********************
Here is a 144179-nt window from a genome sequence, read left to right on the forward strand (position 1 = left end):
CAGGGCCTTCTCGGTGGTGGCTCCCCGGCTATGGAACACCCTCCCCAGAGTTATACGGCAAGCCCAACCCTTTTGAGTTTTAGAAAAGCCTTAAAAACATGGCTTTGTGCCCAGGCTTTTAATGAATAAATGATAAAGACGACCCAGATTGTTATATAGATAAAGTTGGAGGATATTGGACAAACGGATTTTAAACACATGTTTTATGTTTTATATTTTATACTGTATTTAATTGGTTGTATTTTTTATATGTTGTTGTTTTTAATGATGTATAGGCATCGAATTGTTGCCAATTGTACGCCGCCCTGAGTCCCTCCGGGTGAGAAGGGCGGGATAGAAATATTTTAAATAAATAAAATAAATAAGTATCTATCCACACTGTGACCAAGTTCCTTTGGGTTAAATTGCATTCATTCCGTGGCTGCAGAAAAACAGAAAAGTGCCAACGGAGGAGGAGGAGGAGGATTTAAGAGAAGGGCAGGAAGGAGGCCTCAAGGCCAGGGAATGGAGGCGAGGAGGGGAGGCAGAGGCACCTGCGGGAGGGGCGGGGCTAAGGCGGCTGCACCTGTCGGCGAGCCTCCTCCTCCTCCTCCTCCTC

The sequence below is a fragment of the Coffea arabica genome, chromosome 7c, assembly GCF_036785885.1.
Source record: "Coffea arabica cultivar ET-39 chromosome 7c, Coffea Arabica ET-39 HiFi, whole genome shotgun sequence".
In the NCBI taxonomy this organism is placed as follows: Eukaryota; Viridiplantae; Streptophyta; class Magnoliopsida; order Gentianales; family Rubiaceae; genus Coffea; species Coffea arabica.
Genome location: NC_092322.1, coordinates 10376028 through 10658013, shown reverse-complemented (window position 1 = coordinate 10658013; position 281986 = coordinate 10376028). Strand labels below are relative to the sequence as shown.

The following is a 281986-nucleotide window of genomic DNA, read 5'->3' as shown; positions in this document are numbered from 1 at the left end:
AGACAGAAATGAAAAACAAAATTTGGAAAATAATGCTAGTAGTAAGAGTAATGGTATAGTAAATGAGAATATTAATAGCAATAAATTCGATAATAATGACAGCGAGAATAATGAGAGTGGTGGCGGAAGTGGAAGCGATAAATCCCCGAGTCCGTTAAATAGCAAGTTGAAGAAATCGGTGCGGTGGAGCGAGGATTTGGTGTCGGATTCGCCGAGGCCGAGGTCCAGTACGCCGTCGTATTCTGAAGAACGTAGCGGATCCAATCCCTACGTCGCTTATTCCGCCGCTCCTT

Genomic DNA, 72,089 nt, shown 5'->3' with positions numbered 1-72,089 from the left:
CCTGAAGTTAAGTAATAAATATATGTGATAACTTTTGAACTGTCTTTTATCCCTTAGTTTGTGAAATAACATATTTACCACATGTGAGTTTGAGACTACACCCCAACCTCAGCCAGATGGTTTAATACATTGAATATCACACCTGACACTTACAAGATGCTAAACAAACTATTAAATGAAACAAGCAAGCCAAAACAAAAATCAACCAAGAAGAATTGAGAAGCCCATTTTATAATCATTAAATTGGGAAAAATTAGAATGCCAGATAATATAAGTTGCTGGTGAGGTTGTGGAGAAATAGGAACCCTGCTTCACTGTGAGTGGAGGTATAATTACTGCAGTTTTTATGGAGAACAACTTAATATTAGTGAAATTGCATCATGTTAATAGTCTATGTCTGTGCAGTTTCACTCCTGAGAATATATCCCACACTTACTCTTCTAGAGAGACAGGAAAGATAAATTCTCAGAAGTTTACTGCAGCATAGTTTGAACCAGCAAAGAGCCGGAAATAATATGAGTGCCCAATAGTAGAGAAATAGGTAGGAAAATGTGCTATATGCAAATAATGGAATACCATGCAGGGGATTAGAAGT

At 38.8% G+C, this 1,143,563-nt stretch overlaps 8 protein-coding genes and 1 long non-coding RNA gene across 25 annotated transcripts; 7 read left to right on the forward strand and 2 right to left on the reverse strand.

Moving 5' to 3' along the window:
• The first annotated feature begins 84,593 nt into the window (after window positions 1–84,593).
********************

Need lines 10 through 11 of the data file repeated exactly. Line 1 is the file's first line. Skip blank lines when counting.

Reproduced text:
CCTGAAGTTAAGTAATAAATATATGTGATAACTTTTGAACTGTCTTTTATCCCTTAGTTTGTGAAATAACATATTTACCACATGTGAGTTTGAGACTACACCCCAACCTCAGCCAGATGGTTTAATACATTGAATATCACACCTGACACTTACAAGATGCTAAACAAACTATTAAATGAAACAAGCAAGCCAAAACAAAAATCAACCAAGAAGAATTGAGAAGCCCATTTTATAATCATTAAATTGGGAAAAATTAGAATGCCAGATAATATAAGTTGCTGGTGAGGTTGTGGAGAAATAGGAACCCTGCTTCACTGTGAGTGGAGGTATAATTACTGCAGTTTTTATGGAGAACAACTTAATATTAGTGAAATTGCATCATGTTAATAGTCTATGTCTGTGCAGTTTCACTCCTGAGAATATATCCCACACTTACTCTTCTAGAGAGACAGGAAAGATAAATTCTCAGAAGTTTACTGCAGCATAGTTTGAACCAGCAAAGAGCCGGAAATAATATGAGTGCCCAATAGTAGAGAAATAGGTAGGAAAATGTGCTATATGCAAATAATGGAATACCATGCAGGGGATTAGAAGT

At 38.8% G+C, this 1,143,563-nt stretch overlaps 8 protein-coding genes and 1 long non-coding RNA gene across 25 annotated transcripts; 7 read left to right on the forward strand and 2 right to left on the reverse strand.